xbs(1) ball and stick molecule modeling


[-id] [-h] [-geo gg] [-sc x] [-color]
[-t title] [-bw] [-st] [-rv] [-autocolor]


xbs uses X-window graphics to produce ball-and-stick plots. It reads coordinates and other data from an input file id.bs (e.g. ch4.bs) and possibly different "frames" with shifted coordinates from an auxillary move file Iid.mv (e.g. ch4.mv). The default files are in.bs and in.mv In the Debian distribution, see the example input files and script in /usr/share/doc/xbs/examples.


-geo gg
set window geometry
-sc x
set scale factor
-t title
set window title
use color
b/w with smooth grays
b/w with stippled grays
reverse colors
chose own colors
long help
-geo gg
set window geometry


In a simple case, a file ch4.bs could look like this:

 atom      C       0.000      0.000      0.000
 atom      H       1.155      1.155      1.155
 atom      H      -1.155     -1.155      1.155
 atom      H       1.155     -1.155     -1.155
 atom      H      -1.155      1.155     -1.155

 spec      C      1.000   0.7
 spec      H      0.700   1.00

 bonds     C     C    0.000    4.000    0.109   1.00
 bonds     C     H    0.000    3.400    0.109   1.00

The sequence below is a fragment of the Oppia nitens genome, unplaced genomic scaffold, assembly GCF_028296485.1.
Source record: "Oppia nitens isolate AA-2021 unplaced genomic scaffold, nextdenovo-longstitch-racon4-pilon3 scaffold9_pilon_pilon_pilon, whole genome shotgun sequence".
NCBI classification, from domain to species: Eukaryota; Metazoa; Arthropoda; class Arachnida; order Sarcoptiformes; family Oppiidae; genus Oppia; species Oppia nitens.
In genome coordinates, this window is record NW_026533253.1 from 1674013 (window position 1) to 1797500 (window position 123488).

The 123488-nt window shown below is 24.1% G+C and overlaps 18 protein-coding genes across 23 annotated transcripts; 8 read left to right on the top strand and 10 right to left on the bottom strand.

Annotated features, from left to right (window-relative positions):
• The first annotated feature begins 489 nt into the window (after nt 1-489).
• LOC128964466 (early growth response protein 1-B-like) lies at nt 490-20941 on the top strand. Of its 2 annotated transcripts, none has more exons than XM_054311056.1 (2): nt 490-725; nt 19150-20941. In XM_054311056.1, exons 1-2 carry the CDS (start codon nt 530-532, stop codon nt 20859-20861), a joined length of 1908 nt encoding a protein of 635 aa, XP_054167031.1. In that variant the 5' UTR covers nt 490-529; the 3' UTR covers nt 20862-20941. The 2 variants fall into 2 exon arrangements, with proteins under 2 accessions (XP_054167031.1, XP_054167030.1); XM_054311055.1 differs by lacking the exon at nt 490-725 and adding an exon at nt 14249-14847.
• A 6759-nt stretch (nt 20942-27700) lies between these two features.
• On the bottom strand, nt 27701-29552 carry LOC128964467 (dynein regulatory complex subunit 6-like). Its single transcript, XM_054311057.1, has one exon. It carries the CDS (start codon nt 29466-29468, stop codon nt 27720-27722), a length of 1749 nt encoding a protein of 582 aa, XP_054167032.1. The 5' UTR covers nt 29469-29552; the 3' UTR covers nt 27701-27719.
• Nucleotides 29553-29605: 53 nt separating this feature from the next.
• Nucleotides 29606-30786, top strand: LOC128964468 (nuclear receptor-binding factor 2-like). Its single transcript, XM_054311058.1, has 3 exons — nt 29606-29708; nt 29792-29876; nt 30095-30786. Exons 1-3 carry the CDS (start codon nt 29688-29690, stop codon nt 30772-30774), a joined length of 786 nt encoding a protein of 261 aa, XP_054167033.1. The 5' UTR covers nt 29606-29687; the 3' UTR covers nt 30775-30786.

bonds     H     H    0.000    2.800    0.109   1.00

This sets the coordinates in the format
  atom  species  x  y  z

and how to draw each atomic species, in the format
  spec name radius color

and how to draw bonds, in the format bonds name1 name2 min-length max-length radius color

A move file contains additional frames like this:

  frame This is frame number two
0.000 0.000 0.000 1.155 1.155 1.155 -1.155 -1.155 1.155 1.155 -1.155 -1.155 -1.155 1.155 -1.155

After the keyword 'frame' comes an indentifying string, then come the coordinates for all the atoms. Line breaks can appear anywhere between the coordinates.

Other input lines are also possible, namely the lines which set parameters (see below). Example: 'inc 5' sets the increment for the rotation to 5 degrees.

In both files, lines starting with * and blank lines are comments.


After starting the program with 'xbs ch4' the plot can be controlled directly by selected keys. For example, to rotate the molecule use the cursor keys and the keys "," and "." The last two were chosen because they are below "<" and ">" whch look like arrows. To step through the frames to show a "movie", use keys '[' and ']'. A number of other keys are defined to function directly. More complicated functions are done by pressing 'i' to get an input line and then typing a command. Use 'xbs -hh' to get information on keys and commands.

Sizing: Keys '+' and '-' make the plot bigger or smaller.